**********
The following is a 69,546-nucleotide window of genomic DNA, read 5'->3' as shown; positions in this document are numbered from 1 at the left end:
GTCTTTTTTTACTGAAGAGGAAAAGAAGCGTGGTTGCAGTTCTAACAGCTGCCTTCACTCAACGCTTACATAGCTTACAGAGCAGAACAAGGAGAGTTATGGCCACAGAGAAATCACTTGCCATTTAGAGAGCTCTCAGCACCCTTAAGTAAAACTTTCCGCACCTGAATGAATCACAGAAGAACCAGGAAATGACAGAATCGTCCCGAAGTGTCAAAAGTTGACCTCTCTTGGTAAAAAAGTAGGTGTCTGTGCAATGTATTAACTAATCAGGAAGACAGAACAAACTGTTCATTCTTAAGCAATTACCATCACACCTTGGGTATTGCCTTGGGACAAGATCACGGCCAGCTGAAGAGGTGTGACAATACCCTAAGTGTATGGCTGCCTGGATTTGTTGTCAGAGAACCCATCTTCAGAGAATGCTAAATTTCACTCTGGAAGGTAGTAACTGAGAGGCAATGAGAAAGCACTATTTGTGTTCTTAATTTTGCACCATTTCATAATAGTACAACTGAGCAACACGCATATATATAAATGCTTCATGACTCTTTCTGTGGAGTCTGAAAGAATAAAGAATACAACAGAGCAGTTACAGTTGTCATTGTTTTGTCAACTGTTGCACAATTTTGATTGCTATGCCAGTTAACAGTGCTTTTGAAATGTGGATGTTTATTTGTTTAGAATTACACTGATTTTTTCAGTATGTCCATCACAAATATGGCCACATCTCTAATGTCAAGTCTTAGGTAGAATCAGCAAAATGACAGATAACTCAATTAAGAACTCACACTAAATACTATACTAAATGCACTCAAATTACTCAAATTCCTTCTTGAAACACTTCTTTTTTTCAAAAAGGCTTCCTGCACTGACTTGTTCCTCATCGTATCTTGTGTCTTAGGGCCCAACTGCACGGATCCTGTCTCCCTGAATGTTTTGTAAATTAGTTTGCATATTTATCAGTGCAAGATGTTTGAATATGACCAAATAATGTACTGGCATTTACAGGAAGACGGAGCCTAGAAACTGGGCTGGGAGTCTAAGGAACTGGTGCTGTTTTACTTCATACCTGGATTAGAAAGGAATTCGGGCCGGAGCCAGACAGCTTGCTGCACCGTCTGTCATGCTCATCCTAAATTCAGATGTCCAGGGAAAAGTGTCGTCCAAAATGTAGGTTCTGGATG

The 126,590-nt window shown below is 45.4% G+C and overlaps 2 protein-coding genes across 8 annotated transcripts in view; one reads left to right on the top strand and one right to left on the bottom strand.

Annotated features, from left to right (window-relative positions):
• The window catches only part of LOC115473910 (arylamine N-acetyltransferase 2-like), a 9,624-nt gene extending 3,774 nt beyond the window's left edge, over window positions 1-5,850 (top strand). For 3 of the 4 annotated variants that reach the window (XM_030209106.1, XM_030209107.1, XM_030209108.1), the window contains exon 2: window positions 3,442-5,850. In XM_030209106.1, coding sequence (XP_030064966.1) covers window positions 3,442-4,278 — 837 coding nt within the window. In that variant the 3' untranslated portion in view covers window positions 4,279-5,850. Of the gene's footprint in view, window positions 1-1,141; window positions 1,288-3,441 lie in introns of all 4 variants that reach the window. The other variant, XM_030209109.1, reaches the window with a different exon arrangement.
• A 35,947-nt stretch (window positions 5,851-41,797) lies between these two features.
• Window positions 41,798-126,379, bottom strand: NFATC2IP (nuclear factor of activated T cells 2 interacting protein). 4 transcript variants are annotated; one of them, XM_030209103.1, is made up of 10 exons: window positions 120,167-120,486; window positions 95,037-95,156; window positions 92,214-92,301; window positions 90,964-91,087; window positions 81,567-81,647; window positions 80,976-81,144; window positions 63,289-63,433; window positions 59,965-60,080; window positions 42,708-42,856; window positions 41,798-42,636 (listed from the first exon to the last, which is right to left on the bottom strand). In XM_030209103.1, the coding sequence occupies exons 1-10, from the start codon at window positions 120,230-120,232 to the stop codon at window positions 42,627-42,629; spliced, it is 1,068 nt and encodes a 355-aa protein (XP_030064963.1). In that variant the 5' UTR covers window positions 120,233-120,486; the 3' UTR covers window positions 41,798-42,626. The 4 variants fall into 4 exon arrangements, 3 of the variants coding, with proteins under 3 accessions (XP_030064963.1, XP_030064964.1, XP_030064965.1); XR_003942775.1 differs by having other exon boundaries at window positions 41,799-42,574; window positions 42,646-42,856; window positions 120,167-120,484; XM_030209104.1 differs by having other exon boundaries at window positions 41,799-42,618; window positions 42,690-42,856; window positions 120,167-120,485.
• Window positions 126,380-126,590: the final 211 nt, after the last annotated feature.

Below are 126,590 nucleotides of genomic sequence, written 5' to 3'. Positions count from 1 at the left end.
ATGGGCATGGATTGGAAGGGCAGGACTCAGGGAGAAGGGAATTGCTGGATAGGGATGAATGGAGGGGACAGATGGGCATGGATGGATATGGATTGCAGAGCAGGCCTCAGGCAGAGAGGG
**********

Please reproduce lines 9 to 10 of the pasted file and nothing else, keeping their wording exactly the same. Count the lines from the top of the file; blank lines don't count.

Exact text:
Below are 126,590 nucleotides of genomic sequence, written 5' to 3'. Positions count from 1 at the left end.
ATGGGCATGGATTGGAAGGGCAGGACTCAGGGAGAAGGGAATTGCTGGATAGGGATGAATGGAGGGGACAGATGGGCATGGATGGATATGGATTGCAGAGCAGGCCTCAGGCAGAGAGGG